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People eat popcorn. active
Popcorn is eaten by people. passive
Is there a specific structure/formula for the sentences?

Thanks in advance.
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How to form the passive sentence that corresponds to a given active sentence.

Active: The dog bit the man.

1. Divide into subject, verb, and object.
The dog || bit || the man.

2. Exchange subject and object.
The man || bit || the dog.

3. Add by to the beginning of the last element.
The man || bit || by the dog.

4. Change the verb from its active form to its passive form.
The man || was bitten || by the dog.

Sub-steps of 4.
4a. Determine the tense of the verb: bit: Past.
4b. Form that tense of the verb be: was / were
4c. Use the form that agrees with the subject: The man was
4d. Add the past participle of the original verb: bit: bitten.

The passive is: The man was bitten by the dog.
________________

People eat popcorn.

1. People || eat || popcorn.
2. Popcorn || eat || people.
3. Popcorn || eat || by people.
4a: present 4b. am / is / are 4c. popcorn is 4d. eat: PP: eaten
4. Popcorn || is eaten || by people.

Popcorn is eaten by people.
_______________


Note how this works with sentences with more elements.
The radio operators are sending a signal to the commander.

1. The radio operators || are sending || a signal || to the commander.
2,3. A signal || are sending || to the commander || by the radio operators.
4. are sending : present progressive : am being / is being / are being : signal is being : PP of send > sent
A signal is being sent to the commander by the radio operators.
______________

Students who have difficulty with the last step (4) should practice it in isolation in various tenses. It's a purely mechanical, formula-driven process. To do it, the student must know the forms of be very well, and the past participles of verbs, of course.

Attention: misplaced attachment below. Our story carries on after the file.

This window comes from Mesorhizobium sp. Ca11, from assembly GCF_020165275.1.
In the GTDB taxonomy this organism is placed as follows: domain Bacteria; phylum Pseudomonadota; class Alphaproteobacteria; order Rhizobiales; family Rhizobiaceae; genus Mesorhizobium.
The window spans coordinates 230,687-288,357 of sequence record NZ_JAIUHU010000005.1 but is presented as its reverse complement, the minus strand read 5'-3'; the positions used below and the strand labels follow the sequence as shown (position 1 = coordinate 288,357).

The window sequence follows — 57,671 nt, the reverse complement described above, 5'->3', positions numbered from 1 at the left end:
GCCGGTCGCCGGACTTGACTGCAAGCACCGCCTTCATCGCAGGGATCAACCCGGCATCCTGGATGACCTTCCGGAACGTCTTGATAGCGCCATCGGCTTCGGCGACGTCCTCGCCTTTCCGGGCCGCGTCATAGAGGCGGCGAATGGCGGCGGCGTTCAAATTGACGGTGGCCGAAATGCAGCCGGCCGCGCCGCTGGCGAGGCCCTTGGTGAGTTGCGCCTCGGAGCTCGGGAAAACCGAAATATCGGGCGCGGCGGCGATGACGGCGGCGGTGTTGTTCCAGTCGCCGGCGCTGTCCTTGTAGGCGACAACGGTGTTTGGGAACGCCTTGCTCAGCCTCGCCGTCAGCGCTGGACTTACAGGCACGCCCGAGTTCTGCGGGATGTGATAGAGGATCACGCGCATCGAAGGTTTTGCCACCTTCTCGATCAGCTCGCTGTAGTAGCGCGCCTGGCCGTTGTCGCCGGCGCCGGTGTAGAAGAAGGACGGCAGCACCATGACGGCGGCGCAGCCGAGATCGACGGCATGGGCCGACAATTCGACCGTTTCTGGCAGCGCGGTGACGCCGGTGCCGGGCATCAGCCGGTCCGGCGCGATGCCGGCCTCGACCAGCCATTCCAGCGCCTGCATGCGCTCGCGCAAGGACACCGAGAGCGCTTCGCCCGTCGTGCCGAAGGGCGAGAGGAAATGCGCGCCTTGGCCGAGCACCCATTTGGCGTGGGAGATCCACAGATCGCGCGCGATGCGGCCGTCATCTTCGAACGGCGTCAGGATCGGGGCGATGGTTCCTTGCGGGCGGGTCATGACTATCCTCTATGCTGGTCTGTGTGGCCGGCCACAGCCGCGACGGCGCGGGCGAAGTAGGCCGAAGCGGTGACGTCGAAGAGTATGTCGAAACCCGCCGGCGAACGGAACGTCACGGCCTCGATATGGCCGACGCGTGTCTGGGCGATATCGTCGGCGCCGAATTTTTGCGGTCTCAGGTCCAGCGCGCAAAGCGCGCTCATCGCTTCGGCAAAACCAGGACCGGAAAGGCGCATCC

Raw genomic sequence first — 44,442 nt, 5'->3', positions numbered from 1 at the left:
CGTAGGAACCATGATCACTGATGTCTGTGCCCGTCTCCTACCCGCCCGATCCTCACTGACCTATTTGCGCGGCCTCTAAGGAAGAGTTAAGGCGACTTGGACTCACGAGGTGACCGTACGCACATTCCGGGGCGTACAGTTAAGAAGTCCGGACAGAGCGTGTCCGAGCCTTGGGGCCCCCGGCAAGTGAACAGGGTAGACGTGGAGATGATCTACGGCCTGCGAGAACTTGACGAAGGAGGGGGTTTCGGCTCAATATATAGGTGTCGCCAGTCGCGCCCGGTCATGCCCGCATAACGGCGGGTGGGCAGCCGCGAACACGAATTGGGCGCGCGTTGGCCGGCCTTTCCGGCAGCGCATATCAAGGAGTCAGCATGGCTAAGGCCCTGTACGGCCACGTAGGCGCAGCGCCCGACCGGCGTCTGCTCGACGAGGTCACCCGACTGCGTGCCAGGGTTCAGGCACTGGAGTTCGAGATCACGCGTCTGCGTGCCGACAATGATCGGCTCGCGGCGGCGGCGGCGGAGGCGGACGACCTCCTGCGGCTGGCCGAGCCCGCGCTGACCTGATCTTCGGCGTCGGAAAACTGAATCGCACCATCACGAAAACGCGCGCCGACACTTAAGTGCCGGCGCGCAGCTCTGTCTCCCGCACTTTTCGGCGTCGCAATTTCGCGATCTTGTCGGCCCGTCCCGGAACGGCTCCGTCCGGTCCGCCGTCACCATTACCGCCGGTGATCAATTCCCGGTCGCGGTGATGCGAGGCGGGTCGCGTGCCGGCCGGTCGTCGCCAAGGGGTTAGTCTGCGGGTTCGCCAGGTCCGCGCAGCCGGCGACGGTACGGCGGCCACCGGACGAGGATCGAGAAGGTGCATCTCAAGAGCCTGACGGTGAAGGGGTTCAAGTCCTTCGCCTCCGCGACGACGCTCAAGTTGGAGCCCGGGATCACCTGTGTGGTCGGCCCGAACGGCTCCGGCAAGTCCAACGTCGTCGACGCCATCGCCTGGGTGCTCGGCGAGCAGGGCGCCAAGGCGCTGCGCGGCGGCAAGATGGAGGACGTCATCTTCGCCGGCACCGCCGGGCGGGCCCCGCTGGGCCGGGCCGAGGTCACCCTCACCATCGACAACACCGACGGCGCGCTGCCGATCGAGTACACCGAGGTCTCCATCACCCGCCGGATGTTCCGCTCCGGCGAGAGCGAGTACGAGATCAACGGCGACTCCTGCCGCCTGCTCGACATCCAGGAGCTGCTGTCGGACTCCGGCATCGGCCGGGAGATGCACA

chose > was chosen / were chosen
has taken > has been taken / have been taken
sings > is sung / are sung
are giving > is being given / are being given
had known > had been known

CJ
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CJ's explanation is worth printing and keeping. I have a comment about the use of the passive voice.

1. When the identity of the 'doer' of the action is not known. [The sign was knocked down last night.]

2. When the identity of the 'doer' of the action is not imprtant. [The telephone was answered quickly.]

3. When the identity of the 'doer' of the action needs to be kept secret. [Mistakes were made.]

These are only examples of the use of the passive when the agent is not mentioned.
Students: We have free audio pronunciation exercises.
Comments  
Thank you very much, Jim.
You provided some real useful information.

-WA
 Philip's reply was promoted to an answer.
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Thank you, CalifJim.

Why is it seems that when you see some examples of an active to passive transformation case, some parts seem to be left out, giving an impression that it is optional? I think those in parentheses are either allowed to left out or left to give an impression that it is optional.

Your example:

The dog bit the man

The man was bitten (by the dog).
I didn't use any parentheses in my discussion of how to form the passive because I wanted to show how to do it using all the elements of the active structure in the passive structure.
Nevertheless, a sentence does not cease to be passive just because the by phrase is left out. It's still a passive sentence. So sometimes passive sentences are illustrated with parentheses around the by phrase. It means that the sentence is regarded as passive with or without the by phrase.

The usual meaning of parentheses, as you have already guessed, is that the word or words in parentheses are optional.

CJ